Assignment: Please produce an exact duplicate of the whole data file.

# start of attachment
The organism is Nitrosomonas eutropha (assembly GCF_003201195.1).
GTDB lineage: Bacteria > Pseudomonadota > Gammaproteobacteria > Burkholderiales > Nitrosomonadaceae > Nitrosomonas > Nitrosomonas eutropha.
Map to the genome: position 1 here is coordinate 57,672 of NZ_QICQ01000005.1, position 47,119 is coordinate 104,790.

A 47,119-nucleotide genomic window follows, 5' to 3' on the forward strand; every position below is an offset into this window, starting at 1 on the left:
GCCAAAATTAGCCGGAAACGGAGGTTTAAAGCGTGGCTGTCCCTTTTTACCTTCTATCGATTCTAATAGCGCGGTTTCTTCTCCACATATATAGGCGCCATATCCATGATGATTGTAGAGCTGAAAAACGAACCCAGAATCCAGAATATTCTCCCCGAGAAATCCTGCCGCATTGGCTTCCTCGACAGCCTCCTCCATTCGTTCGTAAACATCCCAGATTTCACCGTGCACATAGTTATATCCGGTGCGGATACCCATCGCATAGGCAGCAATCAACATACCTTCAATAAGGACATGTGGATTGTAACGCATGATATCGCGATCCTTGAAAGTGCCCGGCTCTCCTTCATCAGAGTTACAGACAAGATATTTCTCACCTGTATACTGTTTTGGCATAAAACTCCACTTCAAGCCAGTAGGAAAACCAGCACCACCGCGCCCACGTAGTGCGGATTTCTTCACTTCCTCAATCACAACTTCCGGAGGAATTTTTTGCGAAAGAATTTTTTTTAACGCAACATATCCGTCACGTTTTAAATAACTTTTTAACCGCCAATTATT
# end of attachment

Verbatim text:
The organism is Nitrosomonas eutropha (assembly GCF_003201195.1).
GTDB lineage: Bacteria > Pseudomonadota > Gammaproteobacteria > Burkholderiales > Nitrosomonadaceae > Nitrosomonas > Nitrosomonas eutropha.
Map to the genome: position 1 here is coordinate 57,672 of NZ_QICQ01000005.1, position 47,119 is coordinate 104,790.

A 47,119-nucleotide genomic window follows, 5' to 3' on the forward strand; every position below is an offset into this window, starting at 1 on the left:
GCCAAAATTAGCCGGAAACGGAGGTTTAAAGCGTGGCTGTCCCTTTTTACCTTCTATCGATTCTAATAGCGCGGTTTCTTCTCCACATATATAGGCGCCATATCCATGATGATTGTAGAGCTGAAAAACGAACCCAGAATCCAGAATATTCTCCCCGAGAAATCCTGCCGCATTGGCTTCCTCGACAGCCTCCTCCATTCGTTCGTAAACATCCCAGATTTCACCGTGCACATAGTTATATCCGGTGCGGATACCCATCGCATAGGCAGCAATCAACATACCTTCAATAAGGACATGTGGATTGTAACGCATGATATCGCGATCCTTGAAAGTGCCCGGCTCTCCTTCATCAGAGTTACAGACAAGATATTTCTCACCTGTATACTGTTTTGGCATAAAACTCCACTTCAAGCCAGTAGGAAAACCAGCACCACCGCGCCCACGTAGTGCGGATTTCTTCACTTCCTCAATCACAACTTCCGGAGGAATTTTTTGCGAAAGAATTTTTTTTAACGCAACATATCCGTCACGTTTTAAATAACTTTTTAACCGCCAATTATT